I’d like to add one more thing to your list of “generational, philosophical, economical” reasons sales are going down. I’d argue it’s really a cultural one, somewhat exclusive to indie musicians. Chief Keef sold 50K copies of his new release. That’s a solid number. But he has the rap community and black community behind him, which are two groups that regularly expect to support “their own”. With so many indie bands operating without clear objectives, a socially conscious message or identifying principles from which others can share and celebrate, they’re not groups people can feel personally connected with. People that’ll stream music on Spotify or argue why piracy isn’t really that bad will send Occupy Wall Street a check, because at least OWS represents something they’ll want to get behind. Honestly, I don’t feel any moral or noble motivation to buy music. Instead, I enjoy feeling slightly connected to a band’s success. Everyone needs to pull out their End-of-the-Year list and ask themselves how they returned the favor. The Emily Whites of America want to brag about the size of their hard drives. That’s silly. Emily White needs to start finding artists who represent something she believes in and find ways to get involved, the easiest way being to just buy a CD.

    • Good points, Robert, and I’m glad you mention the cultural divide. Similarly, country music fans will be buying Brad Paisley and Miranda Lambert CDs until the day labels stop manufacturing them. Metal dudes are likewise inclined to pay for ‘diehard’ editions and colored vinyl. Not sure why this is, but I find your classification of indie musicians lacking what you call ‘clear objectives’ and ‘identifying principles’ provocative and insightful. May this be indicative of a 2013 comment section trend!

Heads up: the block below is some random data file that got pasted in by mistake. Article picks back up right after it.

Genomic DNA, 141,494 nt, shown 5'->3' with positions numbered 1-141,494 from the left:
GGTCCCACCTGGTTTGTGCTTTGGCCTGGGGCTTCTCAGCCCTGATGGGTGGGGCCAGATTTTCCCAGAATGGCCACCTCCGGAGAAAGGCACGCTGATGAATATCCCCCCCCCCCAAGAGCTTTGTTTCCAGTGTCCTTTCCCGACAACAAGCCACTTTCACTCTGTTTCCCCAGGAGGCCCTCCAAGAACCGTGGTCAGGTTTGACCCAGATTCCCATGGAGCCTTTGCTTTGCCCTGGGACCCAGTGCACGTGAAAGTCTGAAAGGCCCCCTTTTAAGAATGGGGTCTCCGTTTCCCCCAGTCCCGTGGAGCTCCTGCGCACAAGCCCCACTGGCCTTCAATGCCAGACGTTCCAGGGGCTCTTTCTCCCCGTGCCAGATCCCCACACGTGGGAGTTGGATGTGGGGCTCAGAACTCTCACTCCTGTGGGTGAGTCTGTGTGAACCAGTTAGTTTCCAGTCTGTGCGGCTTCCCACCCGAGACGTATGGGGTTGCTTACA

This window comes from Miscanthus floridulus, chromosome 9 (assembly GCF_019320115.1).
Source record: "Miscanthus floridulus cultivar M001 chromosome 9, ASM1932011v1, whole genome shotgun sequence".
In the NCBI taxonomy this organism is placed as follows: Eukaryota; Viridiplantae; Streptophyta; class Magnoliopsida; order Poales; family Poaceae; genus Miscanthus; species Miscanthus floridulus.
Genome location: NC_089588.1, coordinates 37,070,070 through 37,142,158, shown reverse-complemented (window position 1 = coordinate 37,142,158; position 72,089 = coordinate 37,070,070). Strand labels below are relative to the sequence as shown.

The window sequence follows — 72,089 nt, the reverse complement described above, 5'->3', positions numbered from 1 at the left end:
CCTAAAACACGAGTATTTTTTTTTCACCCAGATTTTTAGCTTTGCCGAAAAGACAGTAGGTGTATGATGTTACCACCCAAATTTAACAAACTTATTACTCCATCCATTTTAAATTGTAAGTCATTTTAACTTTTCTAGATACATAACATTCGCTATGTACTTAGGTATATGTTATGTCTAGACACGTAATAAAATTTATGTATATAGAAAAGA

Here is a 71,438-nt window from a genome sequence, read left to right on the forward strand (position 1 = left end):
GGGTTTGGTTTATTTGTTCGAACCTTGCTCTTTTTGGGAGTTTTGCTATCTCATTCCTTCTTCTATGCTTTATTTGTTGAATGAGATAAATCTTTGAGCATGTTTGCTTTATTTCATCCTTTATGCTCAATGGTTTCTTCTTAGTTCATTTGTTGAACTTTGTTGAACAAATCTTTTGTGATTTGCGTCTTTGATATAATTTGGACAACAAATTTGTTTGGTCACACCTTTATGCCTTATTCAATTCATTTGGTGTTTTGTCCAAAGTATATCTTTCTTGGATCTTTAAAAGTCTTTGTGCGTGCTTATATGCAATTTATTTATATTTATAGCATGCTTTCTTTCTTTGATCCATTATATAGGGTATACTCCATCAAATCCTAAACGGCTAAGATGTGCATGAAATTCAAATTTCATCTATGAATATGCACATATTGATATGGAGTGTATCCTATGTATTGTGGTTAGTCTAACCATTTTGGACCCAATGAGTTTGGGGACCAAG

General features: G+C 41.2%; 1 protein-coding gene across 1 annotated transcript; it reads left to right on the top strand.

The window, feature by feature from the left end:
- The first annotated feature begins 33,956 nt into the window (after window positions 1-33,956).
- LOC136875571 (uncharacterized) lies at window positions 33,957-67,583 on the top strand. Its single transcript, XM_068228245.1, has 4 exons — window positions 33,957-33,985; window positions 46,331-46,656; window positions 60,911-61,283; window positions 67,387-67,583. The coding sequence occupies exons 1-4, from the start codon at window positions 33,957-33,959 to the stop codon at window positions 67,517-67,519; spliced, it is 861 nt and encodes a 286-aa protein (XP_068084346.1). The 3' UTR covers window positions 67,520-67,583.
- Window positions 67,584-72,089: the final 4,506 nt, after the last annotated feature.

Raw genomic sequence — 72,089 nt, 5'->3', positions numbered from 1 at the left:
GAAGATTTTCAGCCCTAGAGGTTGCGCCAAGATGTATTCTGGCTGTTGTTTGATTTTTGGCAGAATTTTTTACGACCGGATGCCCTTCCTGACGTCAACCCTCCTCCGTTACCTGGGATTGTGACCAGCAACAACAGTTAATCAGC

For what it’s worth, I purchased 90% of the releases on my best of 2012 list, and the other 10% were given to me as gifts. But then, I am a hopeless relic who still relishes breaking up weed on my gatefold sleeves. :)

      • There’s something resembling logic here, but don’t mistake it for fact: compared to metal bands, “struggling” indie bands are living like Aerosmith in the ’80s. No metal band you actually listen to makes a living making music. Not even close.

      • Metal bans already had their own infrastructure with labels, magazines and PR-companies that came out of a DIY-ethic when filesharing came around. Labels like Relapse and Southern Lord were never seen as the enemy, but as enablers of bands. So this whole crap about “killing greedy labels” got a lot less traction.